With international attention fixed squarely on Ukraine, a high-profile meeting of world leaders about conflict in another part of the globe went largely unnoticed Monday.
Israeli Prime Minister Benjamin Netanyahu spent about three hours at the White House, speaking with President Obama about a potential peace deal between Israel and Palestine. (Via C-SPAN)
It's a two-state solution the Obama administration has pushed for years, but Netanyahu has shown resistance to the plan, saying he won't give in to pressure from Washington to accept just any deal. (Via The White House / Pete Souza)
OBAMA: "It's still possible to create two states ... but it's difficult, and it requires compromise on all sides."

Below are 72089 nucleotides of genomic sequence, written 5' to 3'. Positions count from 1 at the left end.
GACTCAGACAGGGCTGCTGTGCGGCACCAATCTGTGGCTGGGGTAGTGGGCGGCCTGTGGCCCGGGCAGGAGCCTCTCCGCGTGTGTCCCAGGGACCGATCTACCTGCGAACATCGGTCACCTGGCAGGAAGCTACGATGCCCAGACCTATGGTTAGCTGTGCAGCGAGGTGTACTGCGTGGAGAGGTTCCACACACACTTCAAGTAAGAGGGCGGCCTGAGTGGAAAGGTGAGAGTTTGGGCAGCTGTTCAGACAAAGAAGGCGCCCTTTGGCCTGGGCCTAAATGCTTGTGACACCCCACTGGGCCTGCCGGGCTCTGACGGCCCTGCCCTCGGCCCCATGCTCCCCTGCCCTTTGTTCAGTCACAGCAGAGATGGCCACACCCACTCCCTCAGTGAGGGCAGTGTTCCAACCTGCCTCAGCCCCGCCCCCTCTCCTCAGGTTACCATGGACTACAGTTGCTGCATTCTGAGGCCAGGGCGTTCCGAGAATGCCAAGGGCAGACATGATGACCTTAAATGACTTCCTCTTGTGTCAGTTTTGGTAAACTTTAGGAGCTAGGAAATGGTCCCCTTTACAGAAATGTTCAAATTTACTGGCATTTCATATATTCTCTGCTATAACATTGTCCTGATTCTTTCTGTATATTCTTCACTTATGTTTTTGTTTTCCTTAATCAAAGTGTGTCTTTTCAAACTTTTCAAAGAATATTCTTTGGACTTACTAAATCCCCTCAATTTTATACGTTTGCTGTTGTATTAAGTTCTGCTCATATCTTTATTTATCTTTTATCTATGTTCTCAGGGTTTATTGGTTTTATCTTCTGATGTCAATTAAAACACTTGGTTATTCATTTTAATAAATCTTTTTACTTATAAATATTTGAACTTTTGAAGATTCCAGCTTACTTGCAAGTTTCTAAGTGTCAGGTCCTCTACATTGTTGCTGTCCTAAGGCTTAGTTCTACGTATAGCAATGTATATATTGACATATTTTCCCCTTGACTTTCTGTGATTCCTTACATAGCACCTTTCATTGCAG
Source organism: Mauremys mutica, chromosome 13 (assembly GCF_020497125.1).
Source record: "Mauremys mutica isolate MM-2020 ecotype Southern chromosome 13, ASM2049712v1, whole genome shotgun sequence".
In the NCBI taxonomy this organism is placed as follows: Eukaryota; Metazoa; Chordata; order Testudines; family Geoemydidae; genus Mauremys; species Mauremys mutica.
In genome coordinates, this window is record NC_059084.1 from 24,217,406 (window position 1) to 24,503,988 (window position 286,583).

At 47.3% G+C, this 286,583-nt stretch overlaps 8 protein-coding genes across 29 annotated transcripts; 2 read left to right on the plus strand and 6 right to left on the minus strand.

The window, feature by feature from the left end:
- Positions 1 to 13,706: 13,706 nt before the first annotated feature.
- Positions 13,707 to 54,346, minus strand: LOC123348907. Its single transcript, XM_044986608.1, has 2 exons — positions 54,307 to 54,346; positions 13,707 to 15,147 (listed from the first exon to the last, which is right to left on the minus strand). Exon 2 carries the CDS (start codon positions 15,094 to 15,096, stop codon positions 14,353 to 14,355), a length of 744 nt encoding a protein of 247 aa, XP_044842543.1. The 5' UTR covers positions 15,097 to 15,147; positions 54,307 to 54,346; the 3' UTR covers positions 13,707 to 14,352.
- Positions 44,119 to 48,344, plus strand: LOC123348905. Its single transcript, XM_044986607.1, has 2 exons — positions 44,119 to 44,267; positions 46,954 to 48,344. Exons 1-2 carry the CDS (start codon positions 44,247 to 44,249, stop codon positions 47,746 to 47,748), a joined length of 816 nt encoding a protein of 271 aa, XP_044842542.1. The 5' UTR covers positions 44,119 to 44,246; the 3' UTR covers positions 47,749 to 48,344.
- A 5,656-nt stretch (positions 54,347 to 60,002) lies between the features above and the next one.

NETANYAHU: "Israel has been doing its part, and I regret to say that the Palestinians haven't." (Via PBS)
Netanyahu's argument is that Palestinians have continually provoked Israel through rocket attacks. But Israel's government has agreed to give up at least some ground in this latest peace process.
Late last December, the nation released 26 Palestinian prisoners. That was an early step in getting Israel and Palestine to sit down and talk — something U.S. Secretary of State John Kerry finally accomplished last year. He hopes to have an interim peace deal signed by April. (Via BBC, Euronews)
For Palestine, one of the biggest obstacles in the talks is construction of Israeli housing in the disputed West Bank. Monday, Israel said it built more than twice as many units there in 2013 than it did the year before. (Via Al Jazeera)
Despite his hesitation surrounding a peace deal, Netanyahu says the U.S.-Israel relationship remains strong. Monday he described it as "stirred but not shaken."